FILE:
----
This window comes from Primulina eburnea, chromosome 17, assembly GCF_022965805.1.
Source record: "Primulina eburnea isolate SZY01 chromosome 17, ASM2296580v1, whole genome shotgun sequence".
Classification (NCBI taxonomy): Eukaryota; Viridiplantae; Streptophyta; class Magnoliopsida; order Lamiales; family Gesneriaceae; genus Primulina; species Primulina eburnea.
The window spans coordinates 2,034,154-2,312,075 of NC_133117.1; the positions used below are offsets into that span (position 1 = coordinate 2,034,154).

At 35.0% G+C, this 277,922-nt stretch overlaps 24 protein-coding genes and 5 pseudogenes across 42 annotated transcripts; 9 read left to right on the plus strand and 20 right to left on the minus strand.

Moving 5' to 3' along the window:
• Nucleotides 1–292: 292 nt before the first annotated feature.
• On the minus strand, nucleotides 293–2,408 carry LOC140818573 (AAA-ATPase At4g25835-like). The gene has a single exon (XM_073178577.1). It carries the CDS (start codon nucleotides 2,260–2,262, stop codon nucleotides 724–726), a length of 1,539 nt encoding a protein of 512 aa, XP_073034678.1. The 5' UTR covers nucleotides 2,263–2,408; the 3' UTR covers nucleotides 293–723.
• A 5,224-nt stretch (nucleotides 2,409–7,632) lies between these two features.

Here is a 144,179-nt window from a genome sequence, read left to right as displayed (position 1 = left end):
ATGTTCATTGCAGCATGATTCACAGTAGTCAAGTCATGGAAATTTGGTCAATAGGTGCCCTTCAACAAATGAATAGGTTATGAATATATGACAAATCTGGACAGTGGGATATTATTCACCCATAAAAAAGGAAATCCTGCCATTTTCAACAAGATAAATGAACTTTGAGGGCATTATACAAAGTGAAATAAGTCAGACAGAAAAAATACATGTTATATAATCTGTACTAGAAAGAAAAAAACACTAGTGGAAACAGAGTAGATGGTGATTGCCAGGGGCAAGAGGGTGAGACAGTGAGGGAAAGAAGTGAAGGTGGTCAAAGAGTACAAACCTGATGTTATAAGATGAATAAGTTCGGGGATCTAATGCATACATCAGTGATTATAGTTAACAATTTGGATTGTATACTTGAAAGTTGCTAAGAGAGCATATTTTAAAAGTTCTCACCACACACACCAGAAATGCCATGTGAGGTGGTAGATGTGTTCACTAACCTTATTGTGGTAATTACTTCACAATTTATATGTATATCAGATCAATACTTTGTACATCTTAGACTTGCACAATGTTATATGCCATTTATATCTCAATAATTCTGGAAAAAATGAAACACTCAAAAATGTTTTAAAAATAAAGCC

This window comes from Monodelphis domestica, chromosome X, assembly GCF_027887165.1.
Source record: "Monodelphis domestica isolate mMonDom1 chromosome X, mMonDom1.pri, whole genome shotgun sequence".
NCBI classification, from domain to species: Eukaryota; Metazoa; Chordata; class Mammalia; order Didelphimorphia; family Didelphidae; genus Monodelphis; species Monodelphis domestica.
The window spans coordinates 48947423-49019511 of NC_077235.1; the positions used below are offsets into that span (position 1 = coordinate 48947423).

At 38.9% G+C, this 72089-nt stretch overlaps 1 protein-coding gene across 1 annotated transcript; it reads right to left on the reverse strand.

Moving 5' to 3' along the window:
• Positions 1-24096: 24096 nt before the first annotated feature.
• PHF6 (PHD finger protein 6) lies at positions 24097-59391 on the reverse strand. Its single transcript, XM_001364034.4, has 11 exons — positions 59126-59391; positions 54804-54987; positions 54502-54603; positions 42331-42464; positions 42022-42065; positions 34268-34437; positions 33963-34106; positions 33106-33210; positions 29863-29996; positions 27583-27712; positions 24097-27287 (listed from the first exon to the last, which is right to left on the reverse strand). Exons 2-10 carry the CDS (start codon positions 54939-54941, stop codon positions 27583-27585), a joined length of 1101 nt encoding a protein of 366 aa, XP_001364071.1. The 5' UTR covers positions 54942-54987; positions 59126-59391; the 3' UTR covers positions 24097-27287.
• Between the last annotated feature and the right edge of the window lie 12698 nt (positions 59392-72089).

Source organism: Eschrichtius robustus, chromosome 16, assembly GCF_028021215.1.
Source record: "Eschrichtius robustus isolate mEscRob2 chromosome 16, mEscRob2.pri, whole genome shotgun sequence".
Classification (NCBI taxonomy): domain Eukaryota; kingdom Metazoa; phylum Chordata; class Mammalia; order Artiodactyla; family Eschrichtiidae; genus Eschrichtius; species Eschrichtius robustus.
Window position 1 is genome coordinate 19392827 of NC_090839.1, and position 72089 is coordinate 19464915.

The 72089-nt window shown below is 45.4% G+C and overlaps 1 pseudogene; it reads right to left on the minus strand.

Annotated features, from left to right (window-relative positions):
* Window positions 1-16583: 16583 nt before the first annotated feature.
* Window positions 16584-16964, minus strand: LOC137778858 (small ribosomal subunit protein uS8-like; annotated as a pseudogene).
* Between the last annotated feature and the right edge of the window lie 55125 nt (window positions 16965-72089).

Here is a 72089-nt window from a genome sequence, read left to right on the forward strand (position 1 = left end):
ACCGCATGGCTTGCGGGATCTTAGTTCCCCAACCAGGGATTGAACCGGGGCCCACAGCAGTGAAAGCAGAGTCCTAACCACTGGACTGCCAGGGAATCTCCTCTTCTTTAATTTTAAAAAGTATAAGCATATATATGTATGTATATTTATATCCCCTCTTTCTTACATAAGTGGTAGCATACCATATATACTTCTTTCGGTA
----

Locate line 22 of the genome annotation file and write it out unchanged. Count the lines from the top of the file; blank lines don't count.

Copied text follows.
Source record: "Eschrichtius robustus isolate mEscRob2 chromosome 16, mEscRob2.pri, whole genome shotgun sequence".